The idea of metered billing is hardly new since it represents a pricing model where the customer is billed according to the consumption of the product or service. It is how consumers pay for their water, gas, heating, and bandwidth, among others.
Even so, the potential of metered pricing hasn’t entirely made its way across the subscription landscape just yet. That is to say, software as a service, over-the-top content, subscription boxes, Internet of Things devices, and more.
The concept of subscription billing has changed drastically in recent years. Customers are more accustomed to being billed with subscription models. The adoption of metered pricing models could very well be the next evolution for the billing process.
Table of contents
- What is metered billing?
- Examples of metered billing
- How metered billing benefits businesses?
- 5 things to consider before choosing metered billing?
- Metered billing challenges
What is metered billing?
Metered billing is a billing model in which clients pay for a product or service depending on how much they use it. It implies that your company may charge clients depending on their use during the billing period rather than expressly specifying preset quantities with metered usage.
Metered billing is ideal for firms where client usage significantly influences running expenses. Especially if you supply products and services on a continual basis.
Customers will often subscribe to the product plan via metered model, including a base payment for a defined use limit. Customers who exceed this limit may be charged an additional fee for each subsequent usage unit.
Examples of metered billing
Metered invoicing typically includes a unit of consumption and costs a set price per unit. For example, the cloud-based application must detect customer usage levels and automatically determine a charge that matches the customer’s usage levels under a metered-billing pricing model.
Unlike alternative pricing models such as multi-year licenses or even typical pay-as-you-go models, metered billing allows for significantly more agility and flexibility in resource utilization, allowing for on-the-fly capacity provisioning without incurring unnecessary expenditures.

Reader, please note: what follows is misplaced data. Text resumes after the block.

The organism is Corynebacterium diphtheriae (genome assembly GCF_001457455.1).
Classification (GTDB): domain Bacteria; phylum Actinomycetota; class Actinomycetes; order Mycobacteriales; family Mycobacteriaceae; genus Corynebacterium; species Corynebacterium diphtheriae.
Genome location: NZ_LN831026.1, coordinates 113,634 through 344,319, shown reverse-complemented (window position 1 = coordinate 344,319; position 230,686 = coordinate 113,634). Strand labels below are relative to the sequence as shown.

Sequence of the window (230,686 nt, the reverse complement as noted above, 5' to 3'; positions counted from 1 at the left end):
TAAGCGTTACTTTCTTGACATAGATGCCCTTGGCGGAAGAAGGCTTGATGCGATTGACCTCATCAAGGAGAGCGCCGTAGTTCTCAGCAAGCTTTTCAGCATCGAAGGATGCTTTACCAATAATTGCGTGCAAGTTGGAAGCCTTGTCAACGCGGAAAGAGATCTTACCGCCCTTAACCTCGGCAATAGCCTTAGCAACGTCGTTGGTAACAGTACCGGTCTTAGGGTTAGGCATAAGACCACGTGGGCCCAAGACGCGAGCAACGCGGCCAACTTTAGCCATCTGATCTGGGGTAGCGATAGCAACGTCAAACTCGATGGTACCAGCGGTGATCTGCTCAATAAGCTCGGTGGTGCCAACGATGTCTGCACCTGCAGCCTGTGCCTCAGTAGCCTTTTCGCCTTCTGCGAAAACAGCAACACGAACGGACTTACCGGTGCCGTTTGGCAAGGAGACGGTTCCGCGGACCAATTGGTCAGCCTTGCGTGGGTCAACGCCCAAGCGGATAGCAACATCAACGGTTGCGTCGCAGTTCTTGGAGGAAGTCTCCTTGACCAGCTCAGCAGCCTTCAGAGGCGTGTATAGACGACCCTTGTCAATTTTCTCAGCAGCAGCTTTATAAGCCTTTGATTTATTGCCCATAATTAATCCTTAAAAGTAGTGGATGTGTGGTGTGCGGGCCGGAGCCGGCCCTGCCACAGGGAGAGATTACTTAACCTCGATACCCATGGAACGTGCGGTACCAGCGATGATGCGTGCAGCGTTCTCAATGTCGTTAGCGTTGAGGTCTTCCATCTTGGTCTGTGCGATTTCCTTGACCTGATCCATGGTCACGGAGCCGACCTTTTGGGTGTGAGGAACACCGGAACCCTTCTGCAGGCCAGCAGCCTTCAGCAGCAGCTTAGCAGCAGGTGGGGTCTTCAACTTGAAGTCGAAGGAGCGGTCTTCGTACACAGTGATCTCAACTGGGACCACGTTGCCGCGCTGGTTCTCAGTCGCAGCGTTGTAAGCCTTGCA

How metered billing benefits businesses?
Well, it allows businesses to accurately charge their customers based on how much they use their products. That helps companies better manage the costs that come with providing those products and services.
IoT manufacturers, for example, can leverage metered billing to pay for the server space they need to maintain their services.
It also allows customers to pay for only what they use, so they don’t feel like they’ve wasted their money.
5 things to consider before choosing metered billing?
This sounds like a great win-win situation, but the only way for a business to succeed with this billing model is to take a strategic approach to the whole thing.
Here are five things that every company must consider when deciding whether to implement metered billing structures.
1. Whether companies product is suited to a Metered Billing Structure
Can the product/service you provide be broken down into individual units? If it can, then what elements or components are the select units based on? Customers must understand those elements easily so they aren’t shocked when they receive their first bill.
2. How well do your customers understand Metered Billing?
Metered billing can only work well when customers understand what it means and meet their expectations. If businesses bill their customers based on the resources they use, then they have to ensure customers understand how the different resources are defined and how their consumption affects prices.